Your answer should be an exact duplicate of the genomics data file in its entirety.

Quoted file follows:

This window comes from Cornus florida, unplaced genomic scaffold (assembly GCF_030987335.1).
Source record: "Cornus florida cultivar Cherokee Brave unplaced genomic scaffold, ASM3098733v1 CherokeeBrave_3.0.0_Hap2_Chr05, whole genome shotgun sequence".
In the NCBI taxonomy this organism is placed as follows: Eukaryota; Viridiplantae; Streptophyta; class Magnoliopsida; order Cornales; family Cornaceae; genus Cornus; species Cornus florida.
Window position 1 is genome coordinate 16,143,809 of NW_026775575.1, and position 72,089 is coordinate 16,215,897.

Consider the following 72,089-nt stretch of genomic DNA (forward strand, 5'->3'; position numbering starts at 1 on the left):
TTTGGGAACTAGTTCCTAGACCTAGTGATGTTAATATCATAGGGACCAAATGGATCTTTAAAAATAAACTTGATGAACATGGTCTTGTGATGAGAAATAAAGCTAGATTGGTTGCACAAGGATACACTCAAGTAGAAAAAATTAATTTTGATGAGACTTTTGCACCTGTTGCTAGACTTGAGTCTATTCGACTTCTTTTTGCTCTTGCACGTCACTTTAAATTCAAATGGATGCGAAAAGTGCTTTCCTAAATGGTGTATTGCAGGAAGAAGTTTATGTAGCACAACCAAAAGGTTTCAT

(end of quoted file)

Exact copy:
This window comes from Cornus florida, unplaced genomic scaffold (assembly GCF_030987335.1).
Source record: "Cornus florida cultivar Cherokee Brave unplaced genomic scaffold, ASM3098733v1 CherokeeBrave_3.0.0_Hap2_Chr05, whole genome shotgun sequence".
In the NCBI taxonomy this organism is placed as follows: Eukaryota; Viridiplantae; Streptophyta; class Magnoliopsida; order Cornales; family Cornaceae; genus Cornus; species Cornus florida.
Window position 1 is genome coordinate 16,143,809 of NW_026775575.1, and position 72,089 is coordinate 16,215,897.

Consider the following 72,089-nt stretch of genomic DNA (forward strand, 5'->3'; position numbering starts at 1 on the left):
TTTGGGAACTAGTTCCTAGACCTAGTGATGTTAATATCATAGGGACCAAATGGATCTTTAAAAATAAACTTGATGAACATGGTCTTGTGATGAGAAATAAAGCTAGATTGGTTGCACAAGGATACACTCAAGTAGAAAAAATTAATTTTGATGAGACTTTTGCACCTGTTGCTAGACTTGAGTCTATTCGACTTCTTTTTGCTCTTGCACGTCACTTTAAATTCAAATGGATGCGAAAAGTGCTTTCCTAAATGGTGTATTGCAGGAAGAAGTTTATGTAGCACAACCAAAAGGTTTCAT